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English (Prcis & Composition)

Class Lecture (29th July 2012) Expansion of an Idea

Expansion of an idea or expansion of a proverb is simple and straightforward. It involves 5 easy steps. They are: Step 1: Understand the symbol of the words in the proverb: Most proverbs or ideas are symbolic. The name of place or animal or thing or person stands as a symbol of some quality. We have to try to understand that in the context of the proverb. For example take the proverb, Rome was not built in a day. Here the noun Rome is the name of a place. We also (should) know that Rome was a great city. So what does Rome stand for? It stands for Greatness or success. (Remember it was a great city). Or take the example of All that glitters is not gold. Here we have the noun gold. It is the name of a thing. We know that gold is a precious metal. So what does gold stand for? It stands for precious. Step 2: Substitute the meaning in the idea or the proverb : Take the two previous examples. Rome was not built in a day and All that glitters is not gold. Now substitute the symbols we found out earlier in the sentences. What do we have? 1. Greatness or success was not built in a day 2. All that glitters is not precious The proverb is now decoded and ready for understanding. Step 3: Look for a story or anecdote or example or illustration: Now that you have understood what the proverb stands for or what the proverb means, we should look for a suitable example to illustrate it. Where do we get these stories? There are plenty of them. We can also look for example from our history or todays world. We could, for example, for the proverb Rome was not built in a day, talk about the effort put in by Prophet Muhammad (pbuh) to achieve greatness of Islam as whole over the World, and that it took many years to build it, that it did not happen overnight. Step 4: Look for similar proverbs or ideas: Patience, persistence and perspiration make an unbeatable combination for success by Napoleon Hill is similar to Rome was not built in a day; so is the proverb Do not judge the book by its cover similar to All that glitters is not precious. Step 5: Sum up the paragraph: Use summing up words or phrases to indicate that you have finished the expansion and intend to sum it up. You could use Thus or In fine or So or The proverb advises that. Let the reader know that you are signing off.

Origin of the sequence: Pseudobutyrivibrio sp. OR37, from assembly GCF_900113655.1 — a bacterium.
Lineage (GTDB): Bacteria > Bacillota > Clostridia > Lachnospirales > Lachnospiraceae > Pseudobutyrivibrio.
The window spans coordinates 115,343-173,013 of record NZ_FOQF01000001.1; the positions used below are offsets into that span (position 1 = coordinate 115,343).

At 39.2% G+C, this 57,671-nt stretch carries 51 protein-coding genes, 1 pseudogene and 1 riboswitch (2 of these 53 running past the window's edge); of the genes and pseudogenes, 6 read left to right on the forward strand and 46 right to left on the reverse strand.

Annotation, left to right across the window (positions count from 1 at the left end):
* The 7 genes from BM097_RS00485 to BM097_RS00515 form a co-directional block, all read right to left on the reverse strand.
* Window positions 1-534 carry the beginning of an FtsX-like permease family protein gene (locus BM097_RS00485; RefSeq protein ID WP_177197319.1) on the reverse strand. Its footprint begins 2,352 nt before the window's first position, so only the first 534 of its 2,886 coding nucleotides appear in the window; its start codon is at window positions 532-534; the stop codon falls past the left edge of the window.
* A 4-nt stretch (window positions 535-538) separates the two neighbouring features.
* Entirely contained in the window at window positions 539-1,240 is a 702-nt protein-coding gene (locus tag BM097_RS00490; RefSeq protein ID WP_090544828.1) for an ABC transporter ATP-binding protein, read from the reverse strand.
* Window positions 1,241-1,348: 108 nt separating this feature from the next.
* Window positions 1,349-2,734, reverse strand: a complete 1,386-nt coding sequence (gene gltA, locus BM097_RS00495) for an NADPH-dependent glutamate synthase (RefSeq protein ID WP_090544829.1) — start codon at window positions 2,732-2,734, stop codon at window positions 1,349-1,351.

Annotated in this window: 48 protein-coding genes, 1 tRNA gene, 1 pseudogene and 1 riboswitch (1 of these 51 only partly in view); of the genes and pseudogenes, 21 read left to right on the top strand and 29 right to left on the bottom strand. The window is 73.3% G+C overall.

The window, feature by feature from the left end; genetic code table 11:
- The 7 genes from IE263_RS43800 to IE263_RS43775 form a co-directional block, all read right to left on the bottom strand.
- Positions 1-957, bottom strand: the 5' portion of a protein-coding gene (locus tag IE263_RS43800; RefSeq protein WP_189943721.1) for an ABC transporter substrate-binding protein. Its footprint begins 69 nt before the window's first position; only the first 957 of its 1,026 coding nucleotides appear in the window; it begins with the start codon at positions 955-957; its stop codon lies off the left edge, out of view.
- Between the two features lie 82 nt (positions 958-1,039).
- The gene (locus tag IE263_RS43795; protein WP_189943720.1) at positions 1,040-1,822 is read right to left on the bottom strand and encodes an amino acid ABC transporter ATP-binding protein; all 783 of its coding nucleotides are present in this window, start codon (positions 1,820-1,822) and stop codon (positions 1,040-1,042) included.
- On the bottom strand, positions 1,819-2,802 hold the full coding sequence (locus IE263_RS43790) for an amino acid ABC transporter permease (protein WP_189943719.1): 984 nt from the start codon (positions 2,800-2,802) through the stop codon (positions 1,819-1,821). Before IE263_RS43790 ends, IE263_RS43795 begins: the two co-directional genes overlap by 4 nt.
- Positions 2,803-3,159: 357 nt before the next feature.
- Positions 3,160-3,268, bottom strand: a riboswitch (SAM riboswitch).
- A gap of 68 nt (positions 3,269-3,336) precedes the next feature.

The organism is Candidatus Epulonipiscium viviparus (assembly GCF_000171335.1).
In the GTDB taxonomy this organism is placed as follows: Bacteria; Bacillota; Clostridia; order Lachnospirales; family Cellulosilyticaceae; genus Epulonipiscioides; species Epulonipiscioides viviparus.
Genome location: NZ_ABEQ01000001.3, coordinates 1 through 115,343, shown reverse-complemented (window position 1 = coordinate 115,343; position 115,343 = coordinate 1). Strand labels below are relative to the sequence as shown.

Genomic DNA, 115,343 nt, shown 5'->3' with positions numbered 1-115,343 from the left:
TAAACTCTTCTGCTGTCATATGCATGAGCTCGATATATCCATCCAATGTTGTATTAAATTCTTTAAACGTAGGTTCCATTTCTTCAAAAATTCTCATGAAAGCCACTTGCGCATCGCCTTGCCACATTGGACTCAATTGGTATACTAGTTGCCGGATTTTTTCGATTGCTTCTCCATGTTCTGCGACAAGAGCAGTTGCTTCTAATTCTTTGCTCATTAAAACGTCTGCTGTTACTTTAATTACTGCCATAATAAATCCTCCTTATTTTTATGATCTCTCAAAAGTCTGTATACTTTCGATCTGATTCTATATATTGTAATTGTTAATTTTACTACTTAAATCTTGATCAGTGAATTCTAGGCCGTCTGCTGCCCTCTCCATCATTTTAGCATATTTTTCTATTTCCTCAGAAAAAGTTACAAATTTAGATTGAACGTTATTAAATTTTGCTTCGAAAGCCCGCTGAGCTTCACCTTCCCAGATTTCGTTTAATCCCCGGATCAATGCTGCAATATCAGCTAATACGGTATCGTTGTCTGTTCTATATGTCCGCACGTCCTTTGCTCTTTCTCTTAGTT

English (Prcis & Composition) So we have 5 Steps on How to do expansion of an idea or expansion of a proverb: Step 1: Step 2: Step 3: Step 4: Step 5: Understand the symbol of the words in the proverb Substitute the meaning in the idea or the proverb Look for a story or anecdote or example or illustration Look for similar proverbs or ideas Sum up the paragraph

Transitional Words & Phrases are one of the most important elements of expansion. Click here to download a comprehensive list of transitional words and phrases.

(1) Devote a few minutes to thinking over and grasping the precise meaning, significance and implications of the statement before you. This is very important, because if you make a mistake here, all your work will be in vain. (2) Arrange your ideas and set down the important points in the order in which they should be developed. (3) Having grasped the subject and meaning of the given statement proceed to expand it by adding details, illustrations, proofs, examples, etc., until it is a tiny essay only long enough to make a paragraph. (4) If the expansion is to be based on a given outline, it must contain all that is in the original skeleton in your own words and more can be added so long as it is strictly relevant to subject. (5) If the sentence for expansion is conclusion or a finished product, it is your work to trace the steps by which this thought has been arrived at. (6) If it is a metaphor, explain its full meaning in plain language, and give reasons to support it. (7) Avoid beginning your expansion with any such stereotyped or uninteresting phrase as The meaning of the saying is or This proverb means, or These lines teach us, or Instances are not wanting to prove the truth of this statement. Such openings are dull and indicate lack of originality. (8) Write simply and to the point, taking care, if a limit has been set, not to exceed it. For an expansion, the limit usually is a page or a page-and-a-half of ordinary handwriting. Keep the personal pronoun "I" out of your expansion. It is safest to write in the third person. (9) Your expansion should read as a complete piece of composition, expressed in good English; such that it can be clearly understood apart from the original passage. So, when you have written it, go over it carefully to see that nothing essential has been omitted or left obscure. (10) Carefully revise what you have written, correcting all errors of spelling, punctuation, grammar, idiom, etc.